So I wanna I want to frame this for the audience because this is going to be a little bit different than the podcasts that I usually do. Complete shameless plug. You guys are now a sponsor of my optimize yourself program. And for somebody listening, thinking, Well, of course he's going to have them back on to talk about their product. They're paying him. Let me make this very clear to you guys. I was a huge supporter Have Evercast. And that's why they're a sponsor. I'm not a supporter because they're a sponsor. So I want to make that very clear. As I was telling you guys I was first introduced to Evercast a little over a year ago at the American cinema editors tech Fest, and about five minutes into your presentation, Roger about whatEvercast was, I said, Oh, my God, this is a game changer for creative professionals in our industry. And I don't care how long it takes, I need to work with these guys. And now here we are on this call, and we made it happen. And I'm very excited to finally get this conversation on the record.

Roger 2:32

It's been a long road here, that's for sure.

Zack Arnold 2:34

Yeah, no doubt, right. I think for both of us. We've been chatting offline about how the the post pandemic world has really changed the way that we do business and the people that we're doing business with and the speed in which we need to do business based on the changing needs. And where I would like to start is could you help me and help my audience better understand, who are the people that come to you the most and what is the problem that they're hoping Evercast will solve?

Roger 2:59

I guess, I'll take that When being the first user I've Evercast, I came to the platform because I was looking for a platform that would help me collaborate from LA to Atlanta so that I wouldn't have to travel there for four months. I've been doing this for over 20 years. And the time I spent away from my home and my family has really had an impact on my life. I'm now a single dad, I'm trying to raise a 16 year old on my own. So living this lifestyle of a feature film editor has really had an impact on me. So I was really looking for something to push back against all of these lifestyle infringement that are imposed on us, both by schedules and expectations. And some of those are needless expectations.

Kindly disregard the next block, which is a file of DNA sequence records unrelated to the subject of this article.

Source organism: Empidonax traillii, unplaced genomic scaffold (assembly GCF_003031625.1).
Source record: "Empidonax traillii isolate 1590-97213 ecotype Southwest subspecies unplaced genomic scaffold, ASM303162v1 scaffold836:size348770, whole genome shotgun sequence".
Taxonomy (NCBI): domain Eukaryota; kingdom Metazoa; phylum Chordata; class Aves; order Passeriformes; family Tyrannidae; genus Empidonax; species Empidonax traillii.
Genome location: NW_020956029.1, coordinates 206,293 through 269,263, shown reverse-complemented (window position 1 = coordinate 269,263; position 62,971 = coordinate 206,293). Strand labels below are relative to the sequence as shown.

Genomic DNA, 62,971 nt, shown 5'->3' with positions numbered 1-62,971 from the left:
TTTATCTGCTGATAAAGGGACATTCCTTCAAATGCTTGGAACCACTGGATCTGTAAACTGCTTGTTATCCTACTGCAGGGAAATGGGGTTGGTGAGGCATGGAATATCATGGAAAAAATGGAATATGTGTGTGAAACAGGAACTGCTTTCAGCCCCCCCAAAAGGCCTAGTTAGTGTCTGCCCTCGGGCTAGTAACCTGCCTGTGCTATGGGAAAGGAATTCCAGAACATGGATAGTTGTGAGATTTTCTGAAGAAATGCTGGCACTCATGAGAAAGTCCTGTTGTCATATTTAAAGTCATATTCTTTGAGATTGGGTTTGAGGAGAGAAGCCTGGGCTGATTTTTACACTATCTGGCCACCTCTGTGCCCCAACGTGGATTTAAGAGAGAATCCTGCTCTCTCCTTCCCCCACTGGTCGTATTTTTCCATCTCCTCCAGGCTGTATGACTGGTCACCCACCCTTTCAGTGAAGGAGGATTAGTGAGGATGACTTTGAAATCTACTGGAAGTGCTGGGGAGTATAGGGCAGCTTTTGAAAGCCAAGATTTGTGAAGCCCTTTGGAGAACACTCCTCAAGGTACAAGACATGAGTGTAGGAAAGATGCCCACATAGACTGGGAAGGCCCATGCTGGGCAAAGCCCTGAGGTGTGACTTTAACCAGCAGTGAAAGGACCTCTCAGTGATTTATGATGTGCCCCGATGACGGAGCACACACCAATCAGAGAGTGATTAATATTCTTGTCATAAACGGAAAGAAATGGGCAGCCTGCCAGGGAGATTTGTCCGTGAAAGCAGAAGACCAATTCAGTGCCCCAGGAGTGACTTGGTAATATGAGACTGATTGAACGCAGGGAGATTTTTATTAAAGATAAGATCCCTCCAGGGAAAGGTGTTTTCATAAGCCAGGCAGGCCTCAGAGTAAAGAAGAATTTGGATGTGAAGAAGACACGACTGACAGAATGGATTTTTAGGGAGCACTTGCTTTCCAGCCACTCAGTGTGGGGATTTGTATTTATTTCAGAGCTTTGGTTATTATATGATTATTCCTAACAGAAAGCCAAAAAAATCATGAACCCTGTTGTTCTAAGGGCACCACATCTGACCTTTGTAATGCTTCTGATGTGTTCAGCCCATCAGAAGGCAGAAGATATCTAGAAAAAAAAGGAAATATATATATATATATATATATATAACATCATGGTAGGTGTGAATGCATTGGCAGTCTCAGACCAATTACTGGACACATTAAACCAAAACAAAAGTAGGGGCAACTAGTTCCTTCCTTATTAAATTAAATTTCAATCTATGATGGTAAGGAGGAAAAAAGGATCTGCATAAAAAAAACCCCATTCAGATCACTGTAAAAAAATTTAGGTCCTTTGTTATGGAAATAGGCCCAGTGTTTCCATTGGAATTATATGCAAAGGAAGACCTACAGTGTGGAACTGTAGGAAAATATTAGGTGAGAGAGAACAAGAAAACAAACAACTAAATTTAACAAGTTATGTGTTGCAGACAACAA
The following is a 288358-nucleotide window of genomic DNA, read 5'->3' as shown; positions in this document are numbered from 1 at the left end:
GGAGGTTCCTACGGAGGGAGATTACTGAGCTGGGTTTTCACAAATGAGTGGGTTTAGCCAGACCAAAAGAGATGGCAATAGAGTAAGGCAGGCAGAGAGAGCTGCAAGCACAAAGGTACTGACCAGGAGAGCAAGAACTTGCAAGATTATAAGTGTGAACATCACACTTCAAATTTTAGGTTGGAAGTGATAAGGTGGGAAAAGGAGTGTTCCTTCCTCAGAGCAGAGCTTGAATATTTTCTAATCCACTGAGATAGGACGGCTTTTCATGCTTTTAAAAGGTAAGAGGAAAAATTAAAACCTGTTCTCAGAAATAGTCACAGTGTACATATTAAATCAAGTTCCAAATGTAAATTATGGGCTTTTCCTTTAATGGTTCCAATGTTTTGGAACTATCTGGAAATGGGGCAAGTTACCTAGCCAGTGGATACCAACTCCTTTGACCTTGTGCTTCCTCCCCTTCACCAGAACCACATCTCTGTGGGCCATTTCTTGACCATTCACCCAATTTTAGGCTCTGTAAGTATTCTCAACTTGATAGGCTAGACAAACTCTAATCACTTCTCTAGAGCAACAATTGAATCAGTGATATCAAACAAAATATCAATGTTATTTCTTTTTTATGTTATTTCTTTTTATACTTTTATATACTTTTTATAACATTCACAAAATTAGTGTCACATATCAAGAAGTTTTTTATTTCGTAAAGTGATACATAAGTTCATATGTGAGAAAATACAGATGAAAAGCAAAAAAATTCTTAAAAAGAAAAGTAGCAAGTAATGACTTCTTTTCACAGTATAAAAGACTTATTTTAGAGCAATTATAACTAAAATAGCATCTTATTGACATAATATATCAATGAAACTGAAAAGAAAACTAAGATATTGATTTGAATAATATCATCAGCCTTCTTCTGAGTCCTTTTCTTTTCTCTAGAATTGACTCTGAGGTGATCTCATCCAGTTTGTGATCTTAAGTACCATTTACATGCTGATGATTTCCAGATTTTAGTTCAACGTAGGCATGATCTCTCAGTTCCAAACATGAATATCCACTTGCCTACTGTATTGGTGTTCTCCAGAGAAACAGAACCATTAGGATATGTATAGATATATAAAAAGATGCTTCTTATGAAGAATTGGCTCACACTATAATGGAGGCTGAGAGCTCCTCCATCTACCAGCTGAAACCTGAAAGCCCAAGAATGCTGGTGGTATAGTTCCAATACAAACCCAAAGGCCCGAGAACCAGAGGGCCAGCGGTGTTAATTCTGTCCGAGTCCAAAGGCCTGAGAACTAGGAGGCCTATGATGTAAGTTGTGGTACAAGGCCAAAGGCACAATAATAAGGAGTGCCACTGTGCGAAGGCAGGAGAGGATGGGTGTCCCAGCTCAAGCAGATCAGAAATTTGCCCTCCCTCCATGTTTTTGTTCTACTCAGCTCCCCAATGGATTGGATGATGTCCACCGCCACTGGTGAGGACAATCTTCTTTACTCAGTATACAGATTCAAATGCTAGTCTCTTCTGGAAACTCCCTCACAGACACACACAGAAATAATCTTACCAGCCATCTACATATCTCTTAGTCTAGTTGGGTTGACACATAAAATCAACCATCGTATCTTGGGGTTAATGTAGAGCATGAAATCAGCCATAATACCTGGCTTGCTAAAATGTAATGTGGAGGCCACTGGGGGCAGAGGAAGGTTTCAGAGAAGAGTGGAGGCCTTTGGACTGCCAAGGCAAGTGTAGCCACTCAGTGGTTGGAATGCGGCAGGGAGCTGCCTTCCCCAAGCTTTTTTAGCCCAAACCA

Zack Arnold 3:47

That's that's the way it works in post production where yesterday's miracle becomes today's expectation.

Roger 3:51

Yeah. And so you set these precedents and suddenly, you know, that's, that's the expectation that you're going to work, you know, 80 hours a day. week because last week you had to do it to meet a deadline of some sort. So I was looking for a way to avoid travel. What I realized once I became the first user I've Evercast is that it is it brings so much more to the table. So I found that by using it, I was able to regain control over my life, because it made me so much more efficient in the cutting room. I could reach out to the director at any time throughout the day spontaneously, and he could do the same with me. We could answer each other's questions, I could show cuts for feedback. And because you're not only seeing the content that I'm streaming to the director, I'm also seeing his expression, because video teleconference is built into the platform. That was a big benefit to me because it really keeps me and the person I'm collaborating with connected, and then Brad was super smart to build in these other features into the platform, like the ability to record the entire session. When I came on later, you know, I helped them sort of develop other features that we have since introduced and will continue to come out over the next few months. But I found that being more efficient in the cutting room method, basically, I got to go home earlier. So it wasn't just about travel, it was about a whole lifestyle change. And I needed a change, especially now that I'm a single dad, like, I really need to be here. You know, for my kid as he's going through these really rough teenage years as a kid with separated parents.